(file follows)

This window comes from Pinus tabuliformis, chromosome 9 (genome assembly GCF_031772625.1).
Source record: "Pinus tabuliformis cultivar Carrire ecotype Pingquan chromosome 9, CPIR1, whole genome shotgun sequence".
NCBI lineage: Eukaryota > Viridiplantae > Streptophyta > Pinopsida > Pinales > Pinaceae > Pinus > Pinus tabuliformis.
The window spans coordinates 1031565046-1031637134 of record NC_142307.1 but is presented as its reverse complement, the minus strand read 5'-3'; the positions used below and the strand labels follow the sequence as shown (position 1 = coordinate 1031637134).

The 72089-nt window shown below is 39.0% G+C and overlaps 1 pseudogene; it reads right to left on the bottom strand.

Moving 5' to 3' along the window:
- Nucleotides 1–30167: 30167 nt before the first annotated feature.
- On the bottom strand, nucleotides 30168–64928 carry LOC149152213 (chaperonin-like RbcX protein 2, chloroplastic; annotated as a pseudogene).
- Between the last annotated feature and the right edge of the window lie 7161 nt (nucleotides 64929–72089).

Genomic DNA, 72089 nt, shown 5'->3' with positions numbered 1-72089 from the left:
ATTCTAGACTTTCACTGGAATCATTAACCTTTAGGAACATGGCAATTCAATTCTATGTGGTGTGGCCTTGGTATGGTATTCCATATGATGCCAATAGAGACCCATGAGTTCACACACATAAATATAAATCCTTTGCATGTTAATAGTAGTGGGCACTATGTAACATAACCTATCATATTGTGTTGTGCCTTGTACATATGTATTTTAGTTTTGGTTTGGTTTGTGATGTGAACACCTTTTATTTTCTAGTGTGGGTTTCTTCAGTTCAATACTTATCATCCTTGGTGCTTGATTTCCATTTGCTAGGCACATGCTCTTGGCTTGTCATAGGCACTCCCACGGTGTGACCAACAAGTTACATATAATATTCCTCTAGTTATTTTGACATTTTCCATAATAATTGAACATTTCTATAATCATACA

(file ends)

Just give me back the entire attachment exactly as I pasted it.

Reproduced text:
This window comes from Pinus tabuliformis, chromosome 9 (genome assembly GCF_031772625.1).
Source record: "Pinus tabuliformis cultivar Carrire ecotype Pingquan chromosome 9, CPIR1, whole genome shotgun sequence".
NCBI lineage: Eukaryota > Viridiplantae > Streptophyta > Pinopsida > Pinales > Pinaceae > Pinus > Pinus tabuliformis.
The window spans coordinates 1031565046-1031637134 of record NC_142307.1 but is presented as its reverse complement, the minus strand read 5'-3'; the positions used below and the strand labels follow the sequence as shown (position 1 = coordinate 1031637134).

The 72089-nt window shown below is 39.0% G+C and overlaps 1 pseudogene; it reads right to left on the bottom strand.

Moving 5' to 3' along the window:
- Nucleotides 1–30167: 30167 nt before the first annotated feature.
- On the bottom strand, nucleotides 30168–64928 carry LOC149152213 (chaperonin-like RbcX protein 2, chloroplastic; annotated as a pseudogene).
- Between the last annotated feature and the right edge of the window lie 7161 nt (nucleotides 64929–72089).

Genomic DNA, 72089 nt, shown 5'->3' with positions numbered 1-72089 from the left:
ATTCTAGACTTTCACTGGAATCATTAACCTTTAGGAACATGGCAATTCAATTCTATGTGGTGTGGCCTTGGTATGGTATTCCATATGATGCCAATAGAGACCCATGAGTTCACACACATAAATATAAATCCTTTGCATGTTAATAGTAGTGGGCACTATGTAACATAACCTATCATATTGTGTTGTGCCTTGTACATATGTATTTTAGTTTTGGTTTGGTTTGTGATGTGAACACCTTTTATTTTCTAGTGTGGGTTTCTTCAGTTCAATACTTATCATCCTTGGTGCTTGATTTCCATTTGCTAGGCACATGCTCTTGGCTTGTCATAGGCACTCCCACGGTGTGACCAACAAGTTACATATAATATTCCTCTAGTTATTTTGACATTTTCCATAATAATTGAACATTTCTATAATCATACA